By the mid-1930s there was widespread acceptance that reform of local government was needed, but not a single local authority was willing to volunteer to be reformed. After World War II Parliament gave the Local Government Commission power to investigate changes to local body boundaries. But pressure from local body members close to a national election resulted in its hearings being adjourned without a decision being reached. The resilience of the various boards, boroughs, counties, towns and cities and their remarkable resistance to amalgamation and reform reflect their political influence at national level.
Local government has long been a training ground for aspiring national politicians and the influence of key local figures within the electorate ensures more than a small degree of sympathy and an available line of communication when threatening bills emerged in the House of Representatives. Differences of emphasis between Labour and National parties have traditionally prevented major reform, with Labour inclined to favour the rights and welfare of residents while National preferred to restrict territorial local authorities to property-related functions.
Both parties could agree on measures to control the influence of local authorities on levels of public debt and the Local Authorities Loans Board became a powerful influence on growth and indebtedness of local territories. In effect the Treasury had control of the progress of major projects which required loan funding.
The functions undertaken by local authorities on behalf of their communities include mandatory functions which must be done and discretionary functions which may be done. Among the rather sparse list of statutory functions are environmental management, civil defence, public health inspections and dog control. The Local Government Act 1974, the Sale of Liquor Act 1989 and the Building Act 1989 are examples of the legislation confining the activities of local government. While constraining local government activity to those things which are permitted in law, territorial local authorities are enabled to undertake certain core functions. Included are: preserving and promoting local identity; advocacy; planning; development and promotion of the locality; regulation; recreational, physical and social services; coordination to utilise scarce resources.
Government influence has not been only negative. From time to time Government has encouraged territorial local authorities to deliver services which are primarily a redistribution of wealth — a closely guarded central government prerogative. For example, cheap loans from the Housing Corporation for pensioner flats and housing for the workforce resulted in some local authorities developing a significant housing stock, which some are now divesting as an inappropriate use of local government resources.
The book devotes a paragraph or two to the role of local government in “mopping up” unemployment in the late 1970s and early 1980s. I was assistant town clerk of Wellington when unemployment hit 6% in 1978. It was a national scandal, and local authorities were urged to take on Government subsidised labour to work on projects which were not included in their current works programmes. Some councils responded enthusiastically and soon found themselves with an unmanageable problem as supervisory resources were stretched to cover the existing as well as the new workforce. Others used the opportunity very creatively.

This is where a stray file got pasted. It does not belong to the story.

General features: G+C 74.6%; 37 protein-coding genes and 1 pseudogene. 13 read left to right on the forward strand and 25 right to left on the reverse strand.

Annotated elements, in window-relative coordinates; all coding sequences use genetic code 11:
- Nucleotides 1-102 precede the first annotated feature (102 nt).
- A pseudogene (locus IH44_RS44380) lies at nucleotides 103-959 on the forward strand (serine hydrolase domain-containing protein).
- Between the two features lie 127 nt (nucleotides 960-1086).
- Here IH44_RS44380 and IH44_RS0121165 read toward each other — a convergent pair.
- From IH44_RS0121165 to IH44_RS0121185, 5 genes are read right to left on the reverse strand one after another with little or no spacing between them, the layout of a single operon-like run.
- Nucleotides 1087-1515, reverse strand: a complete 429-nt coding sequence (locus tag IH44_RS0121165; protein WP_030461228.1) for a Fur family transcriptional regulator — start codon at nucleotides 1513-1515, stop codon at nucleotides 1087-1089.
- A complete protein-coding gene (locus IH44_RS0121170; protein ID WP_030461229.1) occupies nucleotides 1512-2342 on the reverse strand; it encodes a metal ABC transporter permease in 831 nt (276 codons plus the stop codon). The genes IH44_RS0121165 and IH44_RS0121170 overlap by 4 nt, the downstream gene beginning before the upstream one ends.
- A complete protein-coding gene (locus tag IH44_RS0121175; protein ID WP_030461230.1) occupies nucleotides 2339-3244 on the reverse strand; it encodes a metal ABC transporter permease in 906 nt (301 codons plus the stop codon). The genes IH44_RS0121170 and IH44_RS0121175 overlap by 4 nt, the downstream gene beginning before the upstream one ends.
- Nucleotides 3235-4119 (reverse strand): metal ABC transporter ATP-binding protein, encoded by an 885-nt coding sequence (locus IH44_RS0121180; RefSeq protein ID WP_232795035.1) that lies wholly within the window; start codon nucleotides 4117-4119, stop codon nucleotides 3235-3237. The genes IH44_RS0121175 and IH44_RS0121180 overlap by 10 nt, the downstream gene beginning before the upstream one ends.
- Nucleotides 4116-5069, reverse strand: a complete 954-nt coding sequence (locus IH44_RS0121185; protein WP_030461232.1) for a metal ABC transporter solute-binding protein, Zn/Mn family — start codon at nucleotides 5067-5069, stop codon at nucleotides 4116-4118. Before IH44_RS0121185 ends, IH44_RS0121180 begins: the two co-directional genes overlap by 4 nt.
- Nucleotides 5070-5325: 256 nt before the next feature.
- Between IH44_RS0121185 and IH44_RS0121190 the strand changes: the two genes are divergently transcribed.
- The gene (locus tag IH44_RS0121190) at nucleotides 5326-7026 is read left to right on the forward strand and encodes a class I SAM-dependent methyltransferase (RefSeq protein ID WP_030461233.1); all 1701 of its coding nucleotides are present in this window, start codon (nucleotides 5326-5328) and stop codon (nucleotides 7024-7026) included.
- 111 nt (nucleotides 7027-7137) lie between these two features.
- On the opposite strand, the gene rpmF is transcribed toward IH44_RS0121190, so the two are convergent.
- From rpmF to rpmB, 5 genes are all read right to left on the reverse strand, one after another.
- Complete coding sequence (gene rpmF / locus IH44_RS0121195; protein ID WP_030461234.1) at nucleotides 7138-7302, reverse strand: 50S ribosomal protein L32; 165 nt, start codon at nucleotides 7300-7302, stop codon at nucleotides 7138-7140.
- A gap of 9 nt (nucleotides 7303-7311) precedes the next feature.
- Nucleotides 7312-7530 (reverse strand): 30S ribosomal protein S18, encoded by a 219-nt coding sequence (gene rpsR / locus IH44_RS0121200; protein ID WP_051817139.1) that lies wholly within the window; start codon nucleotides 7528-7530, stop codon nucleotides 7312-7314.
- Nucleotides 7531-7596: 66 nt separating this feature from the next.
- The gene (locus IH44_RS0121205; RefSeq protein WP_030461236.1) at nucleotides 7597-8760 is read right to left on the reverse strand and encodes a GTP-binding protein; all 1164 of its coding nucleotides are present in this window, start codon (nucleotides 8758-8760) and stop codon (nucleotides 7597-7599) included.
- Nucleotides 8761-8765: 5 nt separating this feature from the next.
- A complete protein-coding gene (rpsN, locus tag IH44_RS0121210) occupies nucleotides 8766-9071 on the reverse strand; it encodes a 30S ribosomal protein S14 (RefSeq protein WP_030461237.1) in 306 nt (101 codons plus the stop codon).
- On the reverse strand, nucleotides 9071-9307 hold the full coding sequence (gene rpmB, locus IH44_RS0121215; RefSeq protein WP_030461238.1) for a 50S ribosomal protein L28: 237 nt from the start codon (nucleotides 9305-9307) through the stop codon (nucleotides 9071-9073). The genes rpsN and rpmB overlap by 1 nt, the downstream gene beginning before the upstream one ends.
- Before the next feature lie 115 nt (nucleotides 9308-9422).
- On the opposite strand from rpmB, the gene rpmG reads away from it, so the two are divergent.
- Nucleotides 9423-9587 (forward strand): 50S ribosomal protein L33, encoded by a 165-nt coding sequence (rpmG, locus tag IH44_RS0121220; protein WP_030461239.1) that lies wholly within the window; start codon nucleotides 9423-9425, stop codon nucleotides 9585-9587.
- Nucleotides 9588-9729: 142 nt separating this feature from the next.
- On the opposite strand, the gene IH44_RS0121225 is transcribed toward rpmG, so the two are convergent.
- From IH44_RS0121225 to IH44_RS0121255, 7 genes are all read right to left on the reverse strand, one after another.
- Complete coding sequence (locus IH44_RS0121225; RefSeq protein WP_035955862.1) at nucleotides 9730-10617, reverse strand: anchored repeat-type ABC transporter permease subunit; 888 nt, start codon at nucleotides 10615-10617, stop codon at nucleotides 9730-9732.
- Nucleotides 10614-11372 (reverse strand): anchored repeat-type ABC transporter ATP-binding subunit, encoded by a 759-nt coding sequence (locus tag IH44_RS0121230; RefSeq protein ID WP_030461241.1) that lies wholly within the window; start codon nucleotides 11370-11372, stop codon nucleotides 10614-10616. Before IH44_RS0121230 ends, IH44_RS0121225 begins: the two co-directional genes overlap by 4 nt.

Wellington was able to tackle the problem of increasing gang violence in the city and successfully negotiated a “jobs for peace” agreement which had immediate effect. At one time Wellington had over 300 subsidised employees working for the city, 60 gang members among them, and Wellington remains largely untroubled by gang violence even today.
Attempting to cover the whole history of New Zealand local government from its antecedents in England to its future in New Zealand, describing functions, habits and reforms all in 320 pages means that the work is highly selective in what it covers and the examples it chooses. There are hints of power plays and intrigues, suggestions of great achievements and colossal follies. Professor Bush writes from his personal insight and knowledge as a former councillor of Waimate in west Auckland, informed by a wealth of research including the annual plans and other documents available from territorial local authorities.
His book can only tell part of the story. It must leave out the fascinating personal triumphs, collective catastrophes and heroic commitments to a cause. So much that happens in local government is dependent on the personalities of the elected representatives that to leave them out is like a meal without seasoning.
Dunedin had a history from its founding of strong personalities exercising leadership in the development of the city. In 1907 it became the first municipality to generate hydro-electricity. When I arrived in Dunedin as a student in 1965 the city had recently opened the first full Olympic-scale indoor swimming pool in the country, and had just completed a magnificent municipal library at a cost of £12 million. Dunedin was possibly the last city to retain a tradition of prominent business people being elected to run the city. Its tradition of commercial shrewdness allowed it to move quickly and without fuss to take advantage of local government reforms which allowed the establishment of locally owned trading enterprises.